Sunday, April 19, 2009

Do You Have "A Spot"?

Having been a while since anything really strange has happened to me at the gym (side note: the man who used to walk the track swinging his arms wildly as if in a cloud of gnats has seemingly disappeared. But don’t worry, the girl who lines up her stuffed animals facing her yoga mat is still with us.) so it was about time for a gym adventure. I just never thought that it would end up with an elderly man laying in my lap. But that’s the fun thing about gym adventures - you never know what’s coming next!

One fine warmish day of late, the Gym Buddies and I were sitting and stretching (read: gabbing with one leg extended in a haphazard fashion) in the stretching area when suddenly a mat was thrown down nearly on top of me. Then, just as quickly, an old man came crashing down on top of it. Or rather, on top of my leg. Contrary to what you are imagining, he did not have a stroke or trip and take a header into the floor but rather his moves were very deliberate. For some reason, despite an abundance of open space all around me, he had decided that the exact square of carpet I was inhabiting ought to be shared. With him.

Well, I’m a sharing kind of girl and also one who is easily amused and so, after a pantomimed chuckle for the Gym Buddies, I looked down and the age-spotted face that was now cheek-to-thigh with me and said, “Why hello, sir.”

Not even meeting my eyes, he harrumphed. You know, like you do when someone butts in line at the returns counter at Wal-Mart the day after Christmas and you’re not sure if they realize they’ve just done something terribly rude or if they really think the rest of you are just hanging around in the general vicinity for fun? His response made it clear to me that this was no friendly Hug-Your-Elders Day request. No, it slowly dawned on me that I had committed one of the cardinal Gym Sins. I had *gasp* taken his spot.

Unmoved - literally - by my giggles, he commenced do some ab exercises that appeared to work everything except his abdominal muscles. There was a lot of grunting, sweating, and - yes - nose hair going on. At last I said dryly, “I’ll just move out of your way, then.”

“About time,” he growled, the first and last words he condescended to speak to me.

The Gym Buddies and I all picked up and relocated about 3 feet to the north and recommenced chatting punctuated by rogue laughter, especially when Gym Buddy Krista offered to let me sit on her lap instead.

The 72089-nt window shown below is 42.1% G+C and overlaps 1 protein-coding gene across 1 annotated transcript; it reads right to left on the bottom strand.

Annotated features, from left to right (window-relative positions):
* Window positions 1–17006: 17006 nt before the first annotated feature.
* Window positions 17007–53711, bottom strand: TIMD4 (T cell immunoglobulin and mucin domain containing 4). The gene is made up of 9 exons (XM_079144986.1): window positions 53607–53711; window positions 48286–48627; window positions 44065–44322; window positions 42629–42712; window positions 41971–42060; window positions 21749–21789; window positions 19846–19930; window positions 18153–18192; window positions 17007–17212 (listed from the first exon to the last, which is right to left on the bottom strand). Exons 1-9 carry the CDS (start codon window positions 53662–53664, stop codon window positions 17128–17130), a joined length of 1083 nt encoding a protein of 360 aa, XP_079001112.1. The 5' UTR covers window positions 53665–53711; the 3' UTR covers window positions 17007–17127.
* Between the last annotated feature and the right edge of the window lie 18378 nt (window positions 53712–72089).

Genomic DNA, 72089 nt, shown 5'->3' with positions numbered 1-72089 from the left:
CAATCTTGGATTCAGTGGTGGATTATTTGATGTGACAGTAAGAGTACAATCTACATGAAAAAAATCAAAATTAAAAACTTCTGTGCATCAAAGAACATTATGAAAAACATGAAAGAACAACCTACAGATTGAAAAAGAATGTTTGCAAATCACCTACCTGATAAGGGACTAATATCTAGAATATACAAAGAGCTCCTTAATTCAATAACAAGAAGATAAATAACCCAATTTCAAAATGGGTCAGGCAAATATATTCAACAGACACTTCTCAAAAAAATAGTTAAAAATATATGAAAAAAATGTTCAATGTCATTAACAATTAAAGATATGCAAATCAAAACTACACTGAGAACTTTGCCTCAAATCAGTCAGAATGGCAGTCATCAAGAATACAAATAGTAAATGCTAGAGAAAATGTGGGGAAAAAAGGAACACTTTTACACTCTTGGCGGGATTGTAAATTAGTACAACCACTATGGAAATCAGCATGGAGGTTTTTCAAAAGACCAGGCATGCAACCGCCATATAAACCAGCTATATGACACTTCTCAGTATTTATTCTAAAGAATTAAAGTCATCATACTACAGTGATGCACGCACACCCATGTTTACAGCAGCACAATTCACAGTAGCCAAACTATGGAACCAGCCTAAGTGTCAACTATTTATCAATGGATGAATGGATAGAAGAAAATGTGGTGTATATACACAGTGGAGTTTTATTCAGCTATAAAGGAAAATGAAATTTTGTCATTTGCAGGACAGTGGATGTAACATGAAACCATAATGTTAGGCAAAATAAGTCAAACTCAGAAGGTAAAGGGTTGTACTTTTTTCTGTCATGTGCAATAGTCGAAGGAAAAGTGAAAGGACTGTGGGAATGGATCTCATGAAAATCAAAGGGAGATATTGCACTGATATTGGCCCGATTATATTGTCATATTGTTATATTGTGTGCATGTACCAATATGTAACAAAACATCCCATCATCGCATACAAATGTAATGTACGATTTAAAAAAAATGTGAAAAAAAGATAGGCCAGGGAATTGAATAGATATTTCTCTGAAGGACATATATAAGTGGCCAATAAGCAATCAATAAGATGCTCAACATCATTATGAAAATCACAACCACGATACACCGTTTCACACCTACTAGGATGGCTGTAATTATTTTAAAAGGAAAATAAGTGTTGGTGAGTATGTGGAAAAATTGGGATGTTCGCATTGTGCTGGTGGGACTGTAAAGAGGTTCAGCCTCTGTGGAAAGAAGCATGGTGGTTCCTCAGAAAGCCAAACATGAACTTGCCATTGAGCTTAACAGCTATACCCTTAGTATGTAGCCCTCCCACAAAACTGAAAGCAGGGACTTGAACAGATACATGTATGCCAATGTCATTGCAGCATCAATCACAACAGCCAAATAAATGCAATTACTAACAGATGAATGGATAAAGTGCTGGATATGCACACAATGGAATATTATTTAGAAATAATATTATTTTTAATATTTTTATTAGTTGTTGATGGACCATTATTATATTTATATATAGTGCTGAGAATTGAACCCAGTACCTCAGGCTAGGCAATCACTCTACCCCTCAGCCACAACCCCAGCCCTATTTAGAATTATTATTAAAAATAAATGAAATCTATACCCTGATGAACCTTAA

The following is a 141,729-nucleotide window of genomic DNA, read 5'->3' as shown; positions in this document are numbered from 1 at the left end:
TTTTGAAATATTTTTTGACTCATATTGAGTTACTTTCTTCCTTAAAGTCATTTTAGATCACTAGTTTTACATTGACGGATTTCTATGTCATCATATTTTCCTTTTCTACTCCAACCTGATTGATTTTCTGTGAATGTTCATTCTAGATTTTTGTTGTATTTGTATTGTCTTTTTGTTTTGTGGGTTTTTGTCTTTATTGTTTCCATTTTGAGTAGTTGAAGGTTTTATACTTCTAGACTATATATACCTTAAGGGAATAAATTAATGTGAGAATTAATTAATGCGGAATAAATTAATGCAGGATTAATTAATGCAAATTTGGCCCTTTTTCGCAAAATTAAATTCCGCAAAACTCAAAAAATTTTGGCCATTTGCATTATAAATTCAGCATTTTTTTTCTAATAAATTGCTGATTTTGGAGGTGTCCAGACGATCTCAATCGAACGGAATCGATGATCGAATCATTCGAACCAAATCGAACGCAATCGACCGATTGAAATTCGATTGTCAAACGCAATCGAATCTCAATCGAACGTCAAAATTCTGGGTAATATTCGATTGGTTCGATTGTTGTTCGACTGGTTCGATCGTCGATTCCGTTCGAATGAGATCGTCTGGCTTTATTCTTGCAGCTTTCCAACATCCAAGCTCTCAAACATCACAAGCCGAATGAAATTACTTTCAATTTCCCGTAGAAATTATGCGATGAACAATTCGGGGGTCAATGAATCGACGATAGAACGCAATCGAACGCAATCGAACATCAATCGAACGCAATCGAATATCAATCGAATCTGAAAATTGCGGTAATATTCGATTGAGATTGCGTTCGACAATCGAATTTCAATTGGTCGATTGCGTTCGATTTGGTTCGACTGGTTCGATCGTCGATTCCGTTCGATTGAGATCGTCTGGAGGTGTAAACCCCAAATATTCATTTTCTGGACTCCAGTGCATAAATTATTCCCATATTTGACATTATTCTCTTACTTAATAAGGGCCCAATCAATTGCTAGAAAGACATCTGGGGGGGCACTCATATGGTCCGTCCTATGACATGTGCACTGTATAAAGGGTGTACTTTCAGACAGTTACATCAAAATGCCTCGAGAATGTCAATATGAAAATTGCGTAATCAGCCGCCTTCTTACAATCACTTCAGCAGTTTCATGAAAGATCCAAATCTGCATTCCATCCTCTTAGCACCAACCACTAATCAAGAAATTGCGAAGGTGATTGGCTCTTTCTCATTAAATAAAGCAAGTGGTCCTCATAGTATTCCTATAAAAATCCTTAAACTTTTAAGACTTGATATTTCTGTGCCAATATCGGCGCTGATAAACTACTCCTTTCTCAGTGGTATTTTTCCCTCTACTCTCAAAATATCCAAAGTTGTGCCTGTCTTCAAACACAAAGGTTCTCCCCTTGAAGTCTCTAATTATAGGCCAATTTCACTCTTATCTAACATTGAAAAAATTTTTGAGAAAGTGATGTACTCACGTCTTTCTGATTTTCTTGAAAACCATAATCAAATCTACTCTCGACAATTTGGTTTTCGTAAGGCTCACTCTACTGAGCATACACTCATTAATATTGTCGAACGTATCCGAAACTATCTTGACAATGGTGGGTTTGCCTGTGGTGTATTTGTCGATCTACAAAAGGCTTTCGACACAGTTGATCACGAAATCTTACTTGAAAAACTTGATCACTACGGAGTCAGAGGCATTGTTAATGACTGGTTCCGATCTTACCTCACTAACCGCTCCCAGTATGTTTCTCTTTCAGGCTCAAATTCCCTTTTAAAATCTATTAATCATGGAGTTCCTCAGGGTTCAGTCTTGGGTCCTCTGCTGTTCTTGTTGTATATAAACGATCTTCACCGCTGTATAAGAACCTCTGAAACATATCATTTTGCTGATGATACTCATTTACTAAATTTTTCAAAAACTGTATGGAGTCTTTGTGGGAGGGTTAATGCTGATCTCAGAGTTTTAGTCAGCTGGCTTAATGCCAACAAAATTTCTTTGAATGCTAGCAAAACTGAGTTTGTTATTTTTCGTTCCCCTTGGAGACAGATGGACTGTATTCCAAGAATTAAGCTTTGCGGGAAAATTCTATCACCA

The whole experience got me thinking. I’ve run afoul of The Spot issue in the past when I accidentally stood in someone’s spot in Turbokick and paid the price - a problem I have since rememdied by standing right up front and center where not only can I watch my own sweat splatter the mirror but I also avoid most of The Spot drama. (Also, I firmly believe I get a better workout in the front - that much easier to feed off the instructor’s energy like the little leech I am.) However, I am not locked into my front-and-center position. If I get to class late and the room is crowded, I’ll just stay in the back. Or if one side is overly crowded, I’ll run over to the other side just to help maintain cosmic aerobic equilibrium. I’ve even been known to switch spots in the middle of a class, most recently when a man behind me wanted to try out the front row and I was happy to oblige.

However, humans are creatures of habit. Even with all my deliberate flexibility, all things being equal, more often than not I end up in the same general vicinity of hardwood. It doesn’t bother me to not be there and yet if nothing impedes me, I’ll often end up there. I first noticed this phenomenon when I taught college. Even though my students were long out of high school (some longer than others), they still sat in the exact same seats every class just as if I’d made a seating chart. I once made them get up and spontaneously rearrange - I was trying to wake them up and also, I admit, I wanted an excuse to call out “Grab your gal and do-si-do!” - and you would have thought I’d asked them to reenact the entirety of Waiting for Godot.

And lest you weight lifters or cardio machiners are feeling superior, the phenomenon is well documented by the “That’s my weight bench” lifter or the “But that’s my regular machine!” ellipticizer. The trick, of course, is what you do if someone takes your Spot/Bench/Machine.

So now I’m curious: Do you have A Spot? Do you get upset if someone takes your Spot? Will you lay in a stranger’s lap in an effort to get them to move out of your Spot? Would you move if someone said you were in their Spot?